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Puppy skull reconstruction

Discussion in 'Skulls and Skeletons' started by ElephasMaximus, Jul 20, 2013.

  1. Need help with reconstruction of a skull of Papillon puppy (it's a girl, 2 weeks old). At the pic, it's in flesh, now the skull is completely macerated.
    All cartilage dissolved, but it's not a problem. The bones didn't fallen apart until the final cleaning stages, now they're being degreased.
    It's a pity, but I forgot to take pics before separating the bones :( Some of them are stil connected though.
    I'm familiar with normal adult dog/cat skull anatomy, but unfused baby skulls are truly a sort of puzzle.
    If anybody has the refs for such case, please help :) Pics of the bones will be uploaded next day. The rest of skeleton is also preserved.
    [​IMG]
     
  2. Not sure if this will help, but its one of my older posts, I cleaned a Fox and a Badger Cub skulls, fox fell apart;

    http://www.taxidermy.net/forum/index.php/topic,281808.msg1950030.html#msg1950030
     

  3. Thanks. Mine is in more pieces (braincase is not fused at all, the bone edges are very thin and fragile. The palate is very soft)
    Maybe a kitten refs would be better, since this dog's face is as short as cat's.
     
  4. I wish I could offer help, but can't. I am in same position with juvenile badger skull. Bones are very thin and fragile, most of the teeth have not erupted, even the mandible is not solid because the teeth have not come through the bone yet.
    Hopefully someone here has a picture of a young dog skull for you, or you can find one on the net. If not, try calling the universities or museums to see if they have samples they can let you see of send you pictures of. Good luck.
     
  5. Here's a baby rabbit I did not to long ago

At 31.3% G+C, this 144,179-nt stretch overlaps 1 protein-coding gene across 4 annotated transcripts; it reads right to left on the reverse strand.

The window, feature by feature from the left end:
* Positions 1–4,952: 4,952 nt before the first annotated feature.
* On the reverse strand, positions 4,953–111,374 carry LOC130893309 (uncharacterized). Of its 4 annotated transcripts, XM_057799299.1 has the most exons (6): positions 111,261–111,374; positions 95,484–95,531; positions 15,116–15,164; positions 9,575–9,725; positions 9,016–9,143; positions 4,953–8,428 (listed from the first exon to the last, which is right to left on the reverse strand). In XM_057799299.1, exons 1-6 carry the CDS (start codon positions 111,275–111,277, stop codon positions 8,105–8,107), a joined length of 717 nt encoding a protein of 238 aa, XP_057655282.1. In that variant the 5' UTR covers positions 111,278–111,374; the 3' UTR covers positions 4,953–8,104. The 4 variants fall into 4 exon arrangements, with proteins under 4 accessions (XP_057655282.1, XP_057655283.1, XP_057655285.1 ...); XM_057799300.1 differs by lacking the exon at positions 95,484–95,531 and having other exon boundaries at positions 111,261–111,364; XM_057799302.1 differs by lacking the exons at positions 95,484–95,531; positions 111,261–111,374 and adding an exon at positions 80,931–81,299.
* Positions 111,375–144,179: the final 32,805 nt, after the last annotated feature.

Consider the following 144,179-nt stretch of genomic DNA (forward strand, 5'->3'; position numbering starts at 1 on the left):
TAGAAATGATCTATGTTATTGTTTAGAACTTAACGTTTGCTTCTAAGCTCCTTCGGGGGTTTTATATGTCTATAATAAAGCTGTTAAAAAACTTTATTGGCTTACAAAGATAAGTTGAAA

http://www.taxidermy.net/forum/index.php/topic,314377.0.html
    It takes great patience but it's doable. I know someone posted a display piece of the parts of a juvenile skull (I believe it was a fox maybe, not sure), I'll see if I can dig it up, or maybe someone will remember it. For now here are some links I found on google:
    http://faculty.orangecoastcollege.edu/mperkins/zoo-review/cat-skulls/cat-skull4.html
    http://faculty.orangecoastcollege.edu/mperkins/zoo-review/cat-skulls/cat-skull5.html
    A domestic cat but works just as good. Hope this helps and good luck :)
     
  6. Thanks for reference! The disarticulated cat is just what I needed, and it will be handy for kittens too! (have a litter of 4 Angoras in alcohol)
    Btw how wet the bones should be at the moment of assembly? They'll certainly distort at edges if dried completely before articulation.
    I'm planning to dry them with paper towels and use PVA glue (it's soluble in water, so errors can be easily corrected).
    Arranging the pieces can be very tricky. I have a 3rd hand tool, but its grip is too firm for such fragile bones.
    Probably I have to extend the pincers using rubber or polystyrene strips... other suggestions?
     
  7. I would suggest stabilizing the bones with a very thin solution of paraloid first. You won't see that it is there and the edges of the bone will be stable. In fact the bones will be slightly flexible instead of brittle. This really helps otherwise, the edges can start breaking down with the slightest touch on the thinnest of bones. It even helps to do this before gluing together. While I haven't had a huge amount of experience with paraloid, I have experimented a lot lately and previously had used other products to stabilize in a museum environment before paraloid was available. Stabilizing with Duco cement works, but it leaves shine behind and is hard to reverse. We used Duco in the museum because it is permanent and when you are putting broken and crushed artifacts and bones together that have been excavated, you want it to be permanent. I am going to be using paraloid on the juvenile badger I will try to put back together.
     
  8. What I do is set them out to dry on a paper towl for about an hour, then I start peicing through everything and laying them out which pieces are mirrors. Before I even touch glue I figure out where everything goes and that they fit together correctly. It's best to glue when they are still slightly wet, the edges will most likely warp.
     
  9. Update after nearly 8 years) I reconstructed the skull back in 2018 without references and found it just now. Sadly all incisors and canines were eventually lost so croc teeth were installed instead. The skull would be sold as curiosity.
    [​IMG]
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    Tnrandy likes this.
  10. Sea Wolf

    Sea Wolf Well-Known Member

    Good job. I would not have thought of croc teeth as replacements.